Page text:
CLA Head of Planning Fenella Collins explores the potential implications of the Glover Review for CLA members
Hired by Michael Gove to review National Parks and Areas of Outstanding Natural Beauty (AONBs) in England, Julian Glover’s independent report was published last Saturday (21 September).
The report’s central argument is that England is losing its natural beauty and conservation needs to be at the core of our 10 National Parks and 34 AONBs, brought together as “national landscapes”.
However, CLA members will be rightly concerned over the proposals around access and changes to the system of National Parks and AONB designation, which bring with them more stringent planning rules. On the positive side, they will also be interested in how farming and land management will be expected to play a role.
Glover envisages a National Landscapes Service (NLS), dealing with boundary changes and, presumably, handling new designations. The implication is that the NLS would take over from Natural England, the body currently responsible for these activities. Also proposed is a US-style National Ranger Service, working across the 44 national landscapes.
Role of farming and land management
The role of farming and its importance is acknowledged, as are potential tensions between farming and landscape. Farmers and natural environment communities must work together with common ambitions, says the Review. There is also recognition of the wider role of land management, especially in upland areas and the report proposes that national landscapes should have a central place in the new ELMS system.
New National Parks
The Review was asked to consider whether there should be new designation and the current process. The panel believes there is a case for several larger AONBs – Chilterns, Cotswolds and combined Dorset and East Devon – to be granted National Park status. Other areas put forward for such status are: Forest of Dean, Sandstone Ridge, Churnet Valley, Vale of Belvoir. Furthermore, Sherwood Forest could get a new status as the ‘National Forest’.
The Review calls the current designations process “over technical, legalistic, under-resourced and defensive” however, it does not believe it is fundamentally flawed (Some CLA members will disagree). It suggests better and swifter consultation with more input from local groups earlier in the process and that the new NLS should take over the process. It is unclear how these changes would be funded.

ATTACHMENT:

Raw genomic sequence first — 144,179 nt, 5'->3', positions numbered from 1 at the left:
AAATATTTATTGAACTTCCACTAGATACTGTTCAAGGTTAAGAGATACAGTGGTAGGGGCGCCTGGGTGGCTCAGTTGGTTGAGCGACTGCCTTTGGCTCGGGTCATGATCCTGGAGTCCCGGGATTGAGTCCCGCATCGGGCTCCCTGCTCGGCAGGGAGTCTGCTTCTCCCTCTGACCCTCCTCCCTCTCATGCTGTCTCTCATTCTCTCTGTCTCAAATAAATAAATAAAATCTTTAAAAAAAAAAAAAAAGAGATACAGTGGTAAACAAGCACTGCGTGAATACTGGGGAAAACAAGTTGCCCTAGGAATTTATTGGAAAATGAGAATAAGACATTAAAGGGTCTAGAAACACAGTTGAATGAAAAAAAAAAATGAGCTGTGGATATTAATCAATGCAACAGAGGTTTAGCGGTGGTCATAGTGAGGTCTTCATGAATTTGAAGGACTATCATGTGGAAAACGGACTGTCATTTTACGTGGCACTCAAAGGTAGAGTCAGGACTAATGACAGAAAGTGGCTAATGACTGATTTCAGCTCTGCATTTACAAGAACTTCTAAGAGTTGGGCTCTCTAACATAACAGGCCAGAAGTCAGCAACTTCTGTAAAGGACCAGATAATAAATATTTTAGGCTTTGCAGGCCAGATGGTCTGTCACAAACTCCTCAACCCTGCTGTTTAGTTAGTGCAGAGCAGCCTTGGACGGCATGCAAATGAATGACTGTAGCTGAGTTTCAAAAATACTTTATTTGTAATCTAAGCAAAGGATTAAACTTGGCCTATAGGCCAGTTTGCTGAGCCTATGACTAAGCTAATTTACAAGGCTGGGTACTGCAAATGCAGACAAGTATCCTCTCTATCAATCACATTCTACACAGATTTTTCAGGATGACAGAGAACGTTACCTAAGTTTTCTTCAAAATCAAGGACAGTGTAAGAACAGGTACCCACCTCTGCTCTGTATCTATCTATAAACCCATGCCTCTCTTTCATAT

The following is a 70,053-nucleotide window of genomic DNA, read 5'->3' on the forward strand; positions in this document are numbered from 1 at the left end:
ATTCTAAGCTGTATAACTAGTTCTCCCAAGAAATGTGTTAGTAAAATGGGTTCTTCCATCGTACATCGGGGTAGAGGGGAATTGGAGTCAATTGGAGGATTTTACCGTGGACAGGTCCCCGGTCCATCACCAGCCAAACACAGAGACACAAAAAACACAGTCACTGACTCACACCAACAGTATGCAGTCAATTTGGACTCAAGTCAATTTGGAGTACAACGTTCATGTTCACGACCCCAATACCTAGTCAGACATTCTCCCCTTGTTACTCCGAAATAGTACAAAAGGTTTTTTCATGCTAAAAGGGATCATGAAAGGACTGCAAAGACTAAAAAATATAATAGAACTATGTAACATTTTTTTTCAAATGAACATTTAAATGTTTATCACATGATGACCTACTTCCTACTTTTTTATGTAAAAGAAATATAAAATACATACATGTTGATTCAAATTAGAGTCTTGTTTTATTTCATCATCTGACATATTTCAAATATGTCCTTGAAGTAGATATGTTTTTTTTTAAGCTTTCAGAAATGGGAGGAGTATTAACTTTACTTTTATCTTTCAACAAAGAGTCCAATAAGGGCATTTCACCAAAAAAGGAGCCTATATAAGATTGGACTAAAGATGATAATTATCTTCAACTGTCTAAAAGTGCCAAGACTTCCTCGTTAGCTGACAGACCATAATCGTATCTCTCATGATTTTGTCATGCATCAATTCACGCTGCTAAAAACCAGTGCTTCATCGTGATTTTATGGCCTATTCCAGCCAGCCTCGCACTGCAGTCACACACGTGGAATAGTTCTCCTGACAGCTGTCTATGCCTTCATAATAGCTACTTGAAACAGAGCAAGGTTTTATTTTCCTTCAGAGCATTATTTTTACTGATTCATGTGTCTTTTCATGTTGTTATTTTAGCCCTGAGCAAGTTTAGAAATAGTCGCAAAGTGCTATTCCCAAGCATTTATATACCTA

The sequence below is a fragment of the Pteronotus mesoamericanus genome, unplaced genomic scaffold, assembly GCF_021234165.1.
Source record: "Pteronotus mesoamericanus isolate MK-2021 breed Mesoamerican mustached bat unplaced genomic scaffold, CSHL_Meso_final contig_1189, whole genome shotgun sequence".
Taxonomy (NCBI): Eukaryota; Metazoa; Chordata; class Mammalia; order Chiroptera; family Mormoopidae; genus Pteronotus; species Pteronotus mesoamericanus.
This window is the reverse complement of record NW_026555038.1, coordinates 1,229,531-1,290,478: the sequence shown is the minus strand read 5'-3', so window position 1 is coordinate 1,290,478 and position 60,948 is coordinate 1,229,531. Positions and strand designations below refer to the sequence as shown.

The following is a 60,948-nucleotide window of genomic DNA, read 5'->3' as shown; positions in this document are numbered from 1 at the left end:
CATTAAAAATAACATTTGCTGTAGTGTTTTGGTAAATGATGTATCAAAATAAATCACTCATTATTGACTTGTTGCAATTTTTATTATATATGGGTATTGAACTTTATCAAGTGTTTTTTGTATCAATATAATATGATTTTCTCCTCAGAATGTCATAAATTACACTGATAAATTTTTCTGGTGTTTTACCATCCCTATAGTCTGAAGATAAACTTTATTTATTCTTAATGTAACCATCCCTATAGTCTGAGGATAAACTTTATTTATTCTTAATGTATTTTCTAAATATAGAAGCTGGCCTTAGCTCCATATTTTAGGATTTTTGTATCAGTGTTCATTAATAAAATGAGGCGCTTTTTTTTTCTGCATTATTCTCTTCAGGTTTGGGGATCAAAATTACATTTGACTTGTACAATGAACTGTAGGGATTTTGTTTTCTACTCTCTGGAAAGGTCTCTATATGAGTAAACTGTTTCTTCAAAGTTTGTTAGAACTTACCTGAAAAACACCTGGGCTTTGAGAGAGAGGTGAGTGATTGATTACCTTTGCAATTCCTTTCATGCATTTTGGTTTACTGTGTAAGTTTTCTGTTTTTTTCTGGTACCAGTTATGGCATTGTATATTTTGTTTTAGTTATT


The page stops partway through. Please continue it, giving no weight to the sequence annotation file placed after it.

Changes to access
Whilst not a core part of their review, the panel think there is a case for looking at whether further access rights should be established, or at the very least considered or trialled, in England’s national landscapes. However, they concede, any look at open access needs a much more in depth investigation.
Alterations to planning rules
No changes are proposed to National Parks, their roles or responsibilities but the report suggests changing AONBs’ powers to make them statutory consultees for planning applications and together with local authorities, responsible for producing local plans. For larger AONBs, these plans should have statutory status.
Furthermore, Glover highlights that some of the biggest impacts on national landscapes stem from government decisions. His report suggests enhanced government guidance to support the National Planning Policy Framework (NPPF), which the government sidelines when driving through national infrastructure projects.
The review envisages smaller National Park and AONB boards, with chairs appointed by the Secretary of State and members by the NLS. Boards would be advised by a partnership group to ensure they are “well-informed by a wide range of interests and specialist expertise”.
The report argues that board members should be “selected for their passion, skills and experience including biodiversity, natural beauty, culture, leisure, education and community” and ensure efforts are made to broaden membership to be better representative of wider society.
Delivering for society
The report suggests that the existing duty of NPs to foster the socio-economic well-being of communities should become a third statutory purpose. It also recommends creating a National Landscapes Rural Housing Association which would work across all 44 areas to deliver necessary social housing for rent.
As highlighted by some of the mainstream media coverage, Glover argues that more work needs doing to encourage ethnic minorities to visit national landscapes and school children should “spend a night under the stars”.
What all this means for CLA members…
The review makes recommendations to government, who are under no obligation to implement them. They rely on funding that is not currently available. The review is a starting point for ongoing discussion with Defra around some of the key issues CLA members face, notably around new designated areas, planning rules and access.
We will continue to ensure the views of CLA members are heard loud and clearly by decision-makers and that recommendations that could lead to improvements are taken forward. A lot more detailed work needs to happen if these ideas are to become official policy, including a full analysis of all the consequences for a range of rural stakeholders who have a direct interest.